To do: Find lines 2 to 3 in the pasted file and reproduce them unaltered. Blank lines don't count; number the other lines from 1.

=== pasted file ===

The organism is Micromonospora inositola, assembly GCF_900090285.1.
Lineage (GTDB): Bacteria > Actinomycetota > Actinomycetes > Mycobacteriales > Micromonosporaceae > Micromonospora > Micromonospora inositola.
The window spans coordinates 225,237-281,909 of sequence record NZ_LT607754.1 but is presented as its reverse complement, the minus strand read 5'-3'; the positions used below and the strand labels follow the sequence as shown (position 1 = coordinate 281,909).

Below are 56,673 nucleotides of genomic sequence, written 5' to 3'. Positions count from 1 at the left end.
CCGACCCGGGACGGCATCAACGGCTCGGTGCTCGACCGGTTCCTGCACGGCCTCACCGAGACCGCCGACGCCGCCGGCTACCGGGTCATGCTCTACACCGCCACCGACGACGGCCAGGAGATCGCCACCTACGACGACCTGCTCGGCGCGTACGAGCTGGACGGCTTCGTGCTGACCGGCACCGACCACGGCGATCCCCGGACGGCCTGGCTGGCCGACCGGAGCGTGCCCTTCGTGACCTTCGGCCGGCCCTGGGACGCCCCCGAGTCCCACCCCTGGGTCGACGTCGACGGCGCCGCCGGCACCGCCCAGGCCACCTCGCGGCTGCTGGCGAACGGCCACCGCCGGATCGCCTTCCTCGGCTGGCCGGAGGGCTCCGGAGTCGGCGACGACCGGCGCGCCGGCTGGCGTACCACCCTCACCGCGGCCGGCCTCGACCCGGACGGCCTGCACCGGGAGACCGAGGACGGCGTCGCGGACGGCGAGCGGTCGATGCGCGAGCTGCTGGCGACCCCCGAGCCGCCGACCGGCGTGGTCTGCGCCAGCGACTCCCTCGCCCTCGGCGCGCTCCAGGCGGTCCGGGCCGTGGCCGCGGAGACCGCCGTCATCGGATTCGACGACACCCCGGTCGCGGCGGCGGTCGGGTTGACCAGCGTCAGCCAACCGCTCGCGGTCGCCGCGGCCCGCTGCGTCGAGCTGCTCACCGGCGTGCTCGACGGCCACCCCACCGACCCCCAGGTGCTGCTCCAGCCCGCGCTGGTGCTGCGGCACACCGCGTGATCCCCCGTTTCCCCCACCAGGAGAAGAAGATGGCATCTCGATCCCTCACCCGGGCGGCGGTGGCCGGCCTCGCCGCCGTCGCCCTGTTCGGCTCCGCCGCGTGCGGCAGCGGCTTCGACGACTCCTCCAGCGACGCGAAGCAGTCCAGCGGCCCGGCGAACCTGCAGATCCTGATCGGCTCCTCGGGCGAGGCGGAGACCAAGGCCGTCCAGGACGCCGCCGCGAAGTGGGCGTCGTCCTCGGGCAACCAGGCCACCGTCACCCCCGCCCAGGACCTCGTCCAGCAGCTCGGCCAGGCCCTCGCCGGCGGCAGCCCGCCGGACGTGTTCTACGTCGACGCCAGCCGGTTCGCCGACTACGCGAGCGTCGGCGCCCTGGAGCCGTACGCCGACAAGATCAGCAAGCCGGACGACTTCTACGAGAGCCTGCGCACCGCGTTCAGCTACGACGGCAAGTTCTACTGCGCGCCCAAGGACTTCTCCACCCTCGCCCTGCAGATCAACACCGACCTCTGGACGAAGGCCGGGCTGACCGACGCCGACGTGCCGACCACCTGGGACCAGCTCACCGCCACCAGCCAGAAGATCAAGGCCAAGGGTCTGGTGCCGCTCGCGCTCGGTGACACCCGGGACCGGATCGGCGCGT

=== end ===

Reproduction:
Lineage (GTDB): Bacteria > Actinomycetota > Actinomycetes > Mycobacteriales > Micromonosporaceae > Micromonospora > Micromonospora inositola.
The window spans coordinates 225,237-281,909 of sequence record NZ_LT607754.1 but is presented as its reverse complement, the minus strand read 5'-3'; the positions used below and the strand labels follow the sequence as shown (position 1 = coordinate 281,909).